Industries4 min read

The Remote Work Genie Is Out of the Bottle. Now What?

Angela Leaf
Two IT leaders share how their teams enabled fast remote work capabilities in the face of the global pandemic - and what's coming next.

Employers across the globe are uncertain about when and how they’ll welcome employees back to the office. But one thing is abundantly clear: Remote work is here to stay.

To adhere to social-distancing guidelines, many business leaders plan to keep a portion of their workforce remote. In fact, “nearly 3-in-4 CFOs plan to shift at least 5 percent of previously onsite employees to permanently remote positions post-COVID 19,” according to a recent Gartner survey.* And IT is in the hot seat for enabling this new workforce reality.

To help us explore how IT teams navigate this “new normal,” we sat down with technology leaders (virtually, of course) from Pittsburgh Technical College and World Wide Technology.

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IT Teams Shine In Initial Response

World Wide Technology (WWT) is a technology solution provider with more than 6,000 global employees. Before the pandemic hit, the company estimates that under a quarter of employees worked from a remote site. That figure jumped to more than 90 percent in the last few months.

Fortunately for WWT, its IT team made pre-pandemic digital workspace investments.

“I feel like we’ve spent a lot of time over the years preparing for this kind of moment without really knowing we were preparing for this kind of moment,” says Joey Toms, manager of IT end-user services at WWT. “Having a digital workspace platform and robust VDI environment already in place meant that, fortunately, we didn’t have to hurry up and burn the midnight oil for 12 days straight just to ramp up and be ready.”

Using an app catalog and virtual desktop environment, WWT employees access critical business apps from any device and any location. “The only thing that changed was the morning commute,” says Toms.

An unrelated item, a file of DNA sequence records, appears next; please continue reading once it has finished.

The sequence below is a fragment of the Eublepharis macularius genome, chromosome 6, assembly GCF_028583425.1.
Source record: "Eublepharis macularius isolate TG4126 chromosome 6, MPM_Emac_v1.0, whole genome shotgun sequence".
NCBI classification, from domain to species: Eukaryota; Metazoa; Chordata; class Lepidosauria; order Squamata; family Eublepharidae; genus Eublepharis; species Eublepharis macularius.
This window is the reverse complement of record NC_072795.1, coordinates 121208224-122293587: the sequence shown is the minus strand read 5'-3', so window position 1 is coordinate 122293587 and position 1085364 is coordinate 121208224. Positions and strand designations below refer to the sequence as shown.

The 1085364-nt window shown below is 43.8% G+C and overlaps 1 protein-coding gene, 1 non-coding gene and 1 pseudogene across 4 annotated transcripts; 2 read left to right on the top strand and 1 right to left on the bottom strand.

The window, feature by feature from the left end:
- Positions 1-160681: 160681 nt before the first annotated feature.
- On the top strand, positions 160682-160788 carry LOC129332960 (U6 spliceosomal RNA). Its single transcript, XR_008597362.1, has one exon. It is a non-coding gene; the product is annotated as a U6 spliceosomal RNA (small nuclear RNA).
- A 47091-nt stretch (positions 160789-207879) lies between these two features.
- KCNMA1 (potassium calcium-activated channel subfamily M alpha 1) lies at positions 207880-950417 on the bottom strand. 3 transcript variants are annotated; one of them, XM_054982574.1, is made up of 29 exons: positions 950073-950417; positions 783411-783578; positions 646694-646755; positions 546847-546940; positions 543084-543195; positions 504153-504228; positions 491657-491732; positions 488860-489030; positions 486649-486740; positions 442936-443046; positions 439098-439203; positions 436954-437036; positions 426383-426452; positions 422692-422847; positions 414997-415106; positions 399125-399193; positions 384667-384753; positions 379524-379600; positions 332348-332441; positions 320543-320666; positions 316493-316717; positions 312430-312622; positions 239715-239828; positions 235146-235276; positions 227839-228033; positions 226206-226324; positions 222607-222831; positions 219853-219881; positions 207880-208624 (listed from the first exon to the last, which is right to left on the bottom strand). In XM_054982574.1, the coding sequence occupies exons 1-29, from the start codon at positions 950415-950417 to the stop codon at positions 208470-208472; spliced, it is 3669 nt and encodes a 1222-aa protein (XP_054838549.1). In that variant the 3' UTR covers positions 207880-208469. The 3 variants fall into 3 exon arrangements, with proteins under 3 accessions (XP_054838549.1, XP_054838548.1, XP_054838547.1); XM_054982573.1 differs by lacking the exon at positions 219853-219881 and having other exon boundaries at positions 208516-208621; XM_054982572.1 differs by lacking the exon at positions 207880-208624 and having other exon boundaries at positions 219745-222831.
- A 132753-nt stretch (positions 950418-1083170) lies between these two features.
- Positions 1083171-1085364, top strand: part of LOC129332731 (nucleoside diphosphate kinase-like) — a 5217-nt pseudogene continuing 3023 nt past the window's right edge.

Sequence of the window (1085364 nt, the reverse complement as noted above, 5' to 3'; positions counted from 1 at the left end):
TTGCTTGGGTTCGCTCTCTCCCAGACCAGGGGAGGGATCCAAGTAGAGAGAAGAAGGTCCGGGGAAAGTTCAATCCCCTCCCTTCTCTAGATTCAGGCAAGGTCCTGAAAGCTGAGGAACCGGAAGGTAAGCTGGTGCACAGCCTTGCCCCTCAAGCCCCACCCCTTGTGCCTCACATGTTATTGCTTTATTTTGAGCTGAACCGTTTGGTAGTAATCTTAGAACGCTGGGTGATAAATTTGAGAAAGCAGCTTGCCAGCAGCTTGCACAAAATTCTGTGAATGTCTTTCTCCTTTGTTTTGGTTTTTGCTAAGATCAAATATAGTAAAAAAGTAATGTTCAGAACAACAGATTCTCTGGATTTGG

Pittsburgh Technical College (PTC) also made a smooth transition to a remote work and learning environment thanks to previous tech investments.

“Our campus infrastructure is about 95 percent virtualized. Not just our servers, which are probably closer to 98 percent virtualized, but our workstations, as well,” explains Jon Buhagiar, supervisor of network operations at PTC. “So, when we had to make the switch to working remote, the only difference to the worker was that they were not working at their desk anymore. They still had the same software and same standardized desktop image. Basically, the only difference was they were in a different place.”

That’s not to say the transition was without technical challenges.

PTC’s campus, for example, is located in rural Pennsylvania. Many staff and students live in communities without access to high-speed internet. To accommodate these connection challenges, PTC shipped hotspots so users could access their virtual learning environment and stay productive.

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Technology Helps Provide a Human-Touch

Another unique challenge for PTC’s IT team was keeping the college’s unique cultural and academic spirit alive.

As CIO Bill Showers explains, “We’re a single campus, and so our culture has always been very much centered around an open-door policy. It's very common for folks to just drop by your office for an unscheduled chat. Our biggest challenge here has been navigating how to keep that family atmosphere and tight, single-campus culture and transfer it online.”